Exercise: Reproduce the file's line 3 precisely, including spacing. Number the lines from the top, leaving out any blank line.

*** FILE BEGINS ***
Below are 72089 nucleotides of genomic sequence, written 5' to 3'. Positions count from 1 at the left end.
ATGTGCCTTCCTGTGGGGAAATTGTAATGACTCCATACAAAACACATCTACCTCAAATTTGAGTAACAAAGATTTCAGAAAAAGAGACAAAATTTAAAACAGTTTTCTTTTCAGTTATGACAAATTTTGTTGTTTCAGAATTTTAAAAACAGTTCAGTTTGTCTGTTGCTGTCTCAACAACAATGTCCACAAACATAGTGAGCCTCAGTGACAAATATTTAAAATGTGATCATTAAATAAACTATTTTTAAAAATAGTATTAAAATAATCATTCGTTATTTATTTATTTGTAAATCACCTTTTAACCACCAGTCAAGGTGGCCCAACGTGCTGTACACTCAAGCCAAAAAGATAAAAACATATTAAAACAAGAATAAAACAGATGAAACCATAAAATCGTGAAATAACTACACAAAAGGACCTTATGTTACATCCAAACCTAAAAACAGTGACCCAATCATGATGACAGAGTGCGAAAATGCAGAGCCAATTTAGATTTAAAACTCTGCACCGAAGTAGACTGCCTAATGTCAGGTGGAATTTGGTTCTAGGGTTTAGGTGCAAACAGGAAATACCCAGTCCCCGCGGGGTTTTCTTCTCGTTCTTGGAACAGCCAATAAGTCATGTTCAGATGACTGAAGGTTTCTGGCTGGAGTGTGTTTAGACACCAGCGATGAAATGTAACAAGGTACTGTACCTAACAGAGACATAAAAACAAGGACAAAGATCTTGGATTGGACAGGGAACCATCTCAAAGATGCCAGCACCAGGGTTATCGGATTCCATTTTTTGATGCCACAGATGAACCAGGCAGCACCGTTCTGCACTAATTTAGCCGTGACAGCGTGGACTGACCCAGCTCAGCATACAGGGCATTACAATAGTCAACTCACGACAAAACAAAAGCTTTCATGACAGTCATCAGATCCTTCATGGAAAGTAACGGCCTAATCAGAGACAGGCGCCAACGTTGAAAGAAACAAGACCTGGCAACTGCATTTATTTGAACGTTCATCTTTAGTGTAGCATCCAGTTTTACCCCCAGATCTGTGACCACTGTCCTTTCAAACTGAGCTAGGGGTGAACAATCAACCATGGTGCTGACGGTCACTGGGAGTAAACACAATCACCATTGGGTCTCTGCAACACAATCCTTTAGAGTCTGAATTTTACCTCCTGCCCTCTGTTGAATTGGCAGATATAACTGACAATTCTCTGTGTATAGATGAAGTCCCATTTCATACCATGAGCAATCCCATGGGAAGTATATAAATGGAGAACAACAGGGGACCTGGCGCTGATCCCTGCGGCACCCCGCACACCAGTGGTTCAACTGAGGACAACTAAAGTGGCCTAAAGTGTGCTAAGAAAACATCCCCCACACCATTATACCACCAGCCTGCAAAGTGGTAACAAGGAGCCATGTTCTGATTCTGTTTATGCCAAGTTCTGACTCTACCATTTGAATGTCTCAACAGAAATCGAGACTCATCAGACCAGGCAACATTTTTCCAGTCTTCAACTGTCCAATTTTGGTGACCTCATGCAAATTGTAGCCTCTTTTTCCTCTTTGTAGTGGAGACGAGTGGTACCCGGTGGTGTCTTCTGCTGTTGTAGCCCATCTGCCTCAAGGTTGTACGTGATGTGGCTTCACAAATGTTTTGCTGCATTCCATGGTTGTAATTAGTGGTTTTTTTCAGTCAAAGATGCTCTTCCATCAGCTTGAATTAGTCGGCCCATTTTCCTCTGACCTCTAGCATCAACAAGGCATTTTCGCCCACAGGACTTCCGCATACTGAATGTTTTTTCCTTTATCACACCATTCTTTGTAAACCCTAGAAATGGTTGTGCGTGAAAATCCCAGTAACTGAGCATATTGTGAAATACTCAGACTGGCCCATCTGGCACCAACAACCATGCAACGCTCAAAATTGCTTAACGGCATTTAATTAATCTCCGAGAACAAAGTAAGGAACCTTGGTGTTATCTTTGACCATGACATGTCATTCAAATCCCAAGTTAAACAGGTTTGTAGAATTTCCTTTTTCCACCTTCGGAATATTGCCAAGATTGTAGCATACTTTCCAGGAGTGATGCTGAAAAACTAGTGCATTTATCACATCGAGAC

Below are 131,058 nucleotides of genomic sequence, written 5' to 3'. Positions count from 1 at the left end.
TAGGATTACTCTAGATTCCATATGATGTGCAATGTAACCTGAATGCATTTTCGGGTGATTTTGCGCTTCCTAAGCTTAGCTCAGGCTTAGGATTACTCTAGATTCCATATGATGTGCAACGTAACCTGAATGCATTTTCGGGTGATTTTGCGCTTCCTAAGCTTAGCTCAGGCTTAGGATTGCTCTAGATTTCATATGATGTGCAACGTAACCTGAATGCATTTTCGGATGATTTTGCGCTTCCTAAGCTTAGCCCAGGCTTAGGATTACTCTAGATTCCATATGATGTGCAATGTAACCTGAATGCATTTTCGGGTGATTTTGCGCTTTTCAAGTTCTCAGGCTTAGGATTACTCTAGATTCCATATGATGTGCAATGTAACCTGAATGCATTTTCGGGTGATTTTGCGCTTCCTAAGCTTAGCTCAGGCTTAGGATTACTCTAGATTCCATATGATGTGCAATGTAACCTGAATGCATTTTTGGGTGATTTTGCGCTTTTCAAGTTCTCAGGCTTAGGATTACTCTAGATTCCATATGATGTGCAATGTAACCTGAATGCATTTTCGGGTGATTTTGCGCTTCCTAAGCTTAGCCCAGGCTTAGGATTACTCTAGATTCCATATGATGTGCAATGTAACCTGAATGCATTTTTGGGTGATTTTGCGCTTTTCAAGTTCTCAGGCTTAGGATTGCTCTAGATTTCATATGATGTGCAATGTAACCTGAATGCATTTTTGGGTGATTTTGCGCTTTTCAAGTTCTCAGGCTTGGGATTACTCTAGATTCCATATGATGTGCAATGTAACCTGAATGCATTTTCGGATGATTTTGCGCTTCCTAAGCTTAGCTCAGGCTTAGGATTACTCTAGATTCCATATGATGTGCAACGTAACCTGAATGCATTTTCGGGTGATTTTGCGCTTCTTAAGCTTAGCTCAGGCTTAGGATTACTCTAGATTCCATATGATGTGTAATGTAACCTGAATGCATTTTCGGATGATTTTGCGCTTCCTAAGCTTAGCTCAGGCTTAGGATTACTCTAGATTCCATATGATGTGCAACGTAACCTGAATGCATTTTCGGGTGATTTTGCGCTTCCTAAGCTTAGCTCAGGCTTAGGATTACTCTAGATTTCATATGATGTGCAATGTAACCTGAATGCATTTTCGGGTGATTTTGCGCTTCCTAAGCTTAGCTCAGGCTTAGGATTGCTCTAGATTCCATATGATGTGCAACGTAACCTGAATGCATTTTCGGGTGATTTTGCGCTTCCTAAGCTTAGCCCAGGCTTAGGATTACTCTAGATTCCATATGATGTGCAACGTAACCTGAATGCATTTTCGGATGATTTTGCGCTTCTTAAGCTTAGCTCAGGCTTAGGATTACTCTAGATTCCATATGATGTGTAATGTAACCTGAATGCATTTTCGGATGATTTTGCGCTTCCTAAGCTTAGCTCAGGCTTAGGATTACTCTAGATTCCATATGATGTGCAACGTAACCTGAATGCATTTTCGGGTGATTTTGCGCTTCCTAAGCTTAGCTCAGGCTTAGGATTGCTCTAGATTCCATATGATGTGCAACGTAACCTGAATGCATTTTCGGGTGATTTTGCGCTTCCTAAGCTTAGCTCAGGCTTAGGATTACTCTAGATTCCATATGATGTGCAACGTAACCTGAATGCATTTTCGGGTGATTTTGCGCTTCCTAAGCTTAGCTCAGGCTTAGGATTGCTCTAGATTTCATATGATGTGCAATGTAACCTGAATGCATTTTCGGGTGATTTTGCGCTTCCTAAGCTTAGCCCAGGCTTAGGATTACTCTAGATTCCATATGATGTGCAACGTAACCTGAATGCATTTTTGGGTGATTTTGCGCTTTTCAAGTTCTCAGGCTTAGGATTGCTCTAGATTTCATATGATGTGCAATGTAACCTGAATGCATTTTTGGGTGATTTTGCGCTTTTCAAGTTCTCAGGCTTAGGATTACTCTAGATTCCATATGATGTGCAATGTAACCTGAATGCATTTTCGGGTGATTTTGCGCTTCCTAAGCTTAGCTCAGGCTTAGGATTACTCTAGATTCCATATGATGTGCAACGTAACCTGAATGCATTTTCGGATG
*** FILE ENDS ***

Below are 131,058 nucleotides of genomic sequence, written 5' to 3'. Positions count from 1 at the left end.